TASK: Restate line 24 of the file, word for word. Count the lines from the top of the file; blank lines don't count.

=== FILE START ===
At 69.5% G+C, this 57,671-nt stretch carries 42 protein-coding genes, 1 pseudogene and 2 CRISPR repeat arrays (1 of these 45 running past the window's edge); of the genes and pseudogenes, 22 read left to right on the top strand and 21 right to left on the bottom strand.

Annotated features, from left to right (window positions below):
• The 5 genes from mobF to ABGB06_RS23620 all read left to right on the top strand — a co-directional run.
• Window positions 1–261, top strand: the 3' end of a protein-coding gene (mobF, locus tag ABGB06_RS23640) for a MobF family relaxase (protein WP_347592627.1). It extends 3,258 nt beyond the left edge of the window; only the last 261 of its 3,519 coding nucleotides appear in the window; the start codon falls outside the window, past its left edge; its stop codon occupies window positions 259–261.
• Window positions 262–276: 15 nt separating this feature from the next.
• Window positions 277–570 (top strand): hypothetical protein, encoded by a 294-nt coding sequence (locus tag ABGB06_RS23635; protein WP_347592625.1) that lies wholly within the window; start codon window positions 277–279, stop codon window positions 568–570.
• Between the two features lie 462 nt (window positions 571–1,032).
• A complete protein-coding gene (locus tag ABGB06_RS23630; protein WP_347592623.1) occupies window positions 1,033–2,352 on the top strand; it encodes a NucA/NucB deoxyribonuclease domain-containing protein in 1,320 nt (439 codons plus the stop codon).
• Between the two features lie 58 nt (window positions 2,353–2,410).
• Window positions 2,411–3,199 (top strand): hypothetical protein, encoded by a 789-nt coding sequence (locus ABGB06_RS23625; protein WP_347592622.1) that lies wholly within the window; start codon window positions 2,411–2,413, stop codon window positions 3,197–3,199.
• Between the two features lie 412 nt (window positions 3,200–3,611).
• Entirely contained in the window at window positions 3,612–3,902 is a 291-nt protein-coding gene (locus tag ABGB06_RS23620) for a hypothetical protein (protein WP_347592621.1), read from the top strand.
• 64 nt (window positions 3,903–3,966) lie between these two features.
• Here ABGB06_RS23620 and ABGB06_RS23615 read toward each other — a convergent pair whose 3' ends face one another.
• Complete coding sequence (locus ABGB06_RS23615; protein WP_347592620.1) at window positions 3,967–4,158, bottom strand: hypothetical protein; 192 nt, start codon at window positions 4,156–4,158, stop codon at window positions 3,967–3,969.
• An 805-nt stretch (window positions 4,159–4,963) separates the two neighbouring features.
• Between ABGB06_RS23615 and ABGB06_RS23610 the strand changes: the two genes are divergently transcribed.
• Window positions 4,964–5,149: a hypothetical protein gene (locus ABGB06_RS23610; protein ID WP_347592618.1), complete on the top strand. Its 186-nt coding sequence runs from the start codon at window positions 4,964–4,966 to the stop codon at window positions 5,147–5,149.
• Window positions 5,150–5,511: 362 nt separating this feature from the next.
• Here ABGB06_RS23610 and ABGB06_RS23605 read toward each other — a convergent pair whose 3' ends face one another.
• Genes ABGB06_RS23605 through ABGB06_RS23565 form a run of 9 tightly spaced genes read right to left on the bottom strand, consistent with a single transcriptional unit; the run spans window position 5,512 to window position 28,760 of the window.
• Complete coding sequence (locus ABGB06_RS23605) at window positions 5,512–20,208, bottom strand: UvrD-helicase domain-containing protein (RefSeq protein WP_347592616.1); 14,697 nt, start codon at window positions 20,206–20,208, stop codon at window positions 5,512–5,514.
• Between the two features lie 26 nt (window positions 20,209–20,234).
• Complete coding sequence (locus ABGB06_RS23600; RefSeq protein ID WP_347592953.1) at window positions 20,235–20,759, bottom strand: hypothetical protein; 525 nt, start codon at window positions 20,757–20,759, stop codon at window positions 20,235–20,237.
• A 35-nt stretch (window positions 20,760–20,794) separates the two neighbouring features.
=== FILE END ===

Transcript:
• Complete coding sequence (locus ABGB06_RS23600; RefSeq protein ID WP_347592953.1) at window positions 20,235–20,759, bottom strand: hypothetical protein; 525 nt, start codon at window positions 20,757–20,759, stop codon at window positions 20,235–20,237.